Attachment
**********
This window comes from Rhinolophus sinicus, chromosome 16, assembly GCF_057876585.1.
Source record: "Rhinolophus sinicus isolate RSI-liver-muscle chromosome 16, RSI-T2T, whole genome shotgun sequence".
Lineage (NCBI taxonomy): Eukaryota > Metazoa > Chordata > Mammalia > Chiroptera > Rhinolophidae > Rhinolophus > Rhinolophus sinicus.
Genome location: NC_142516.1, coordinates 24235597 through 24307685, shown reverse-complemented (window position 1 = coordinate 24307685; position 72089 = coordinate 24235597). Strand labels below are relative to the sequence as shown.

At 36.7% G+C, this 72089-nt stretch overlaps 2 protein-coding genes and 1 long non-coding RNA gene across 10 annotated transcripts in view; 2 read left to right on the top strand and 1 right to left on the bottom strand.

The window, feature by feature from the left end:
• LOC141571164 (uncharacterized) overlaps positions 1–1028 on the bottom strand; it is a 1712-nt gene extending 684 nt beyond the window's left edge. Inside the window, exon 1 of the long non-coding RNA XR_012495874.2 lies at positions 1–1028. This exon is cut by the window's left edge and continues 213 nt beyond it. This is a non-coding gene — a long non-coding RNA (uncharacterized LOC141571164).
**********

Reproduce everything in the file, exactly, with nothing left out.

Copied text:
This window comes from Rhinolophus sinicus, chromosome 16, assembly GCF_057876585.1.
Source record: "Rhinolophus sinicus isolate RSI-liver-muscle chromosome 16, RSI-T2T, whole genome shotgun sequence".
Lineage (NCBI taxonomy): Eukaryota > Metazoa > Chordata > Mammalia > Chiroptera > Rhinolophidae > Rhinolophus > Rhinolophus sinicus.
Genome location: NC_142516.1, coordinates 24235597 through 24307685, shown reverse-complemented (window position 1 = coordinate 24307685; position 72089 = coordinate 24235597). Strand labels below are relative to the sequence as shown.

At 36.7% G+C, this 72089-nt stretch overlaps 2 protein-coding genes and 1 long non-coding RNA gene across 10 annotated transcripts in view; 2 read left to right on the top strand and 1 right to left on the bottom strand.

The window, feature by feature from the left end:
• LOC141571164 (uncharacterized) overlaps positions 1–1028 on the bottom strand; it is a 1712-nt gene extending 684 nt beyond the window's left edge. Inside the window, exon 1 of the long non-coding RNA XR_012495874.2 lies at positions 1–1028. This exon is cut by the window's left edge and continues 213 nt beyond it. This is a non-coding gene — a long non-coding RNA (uncharacterized LOC141571164).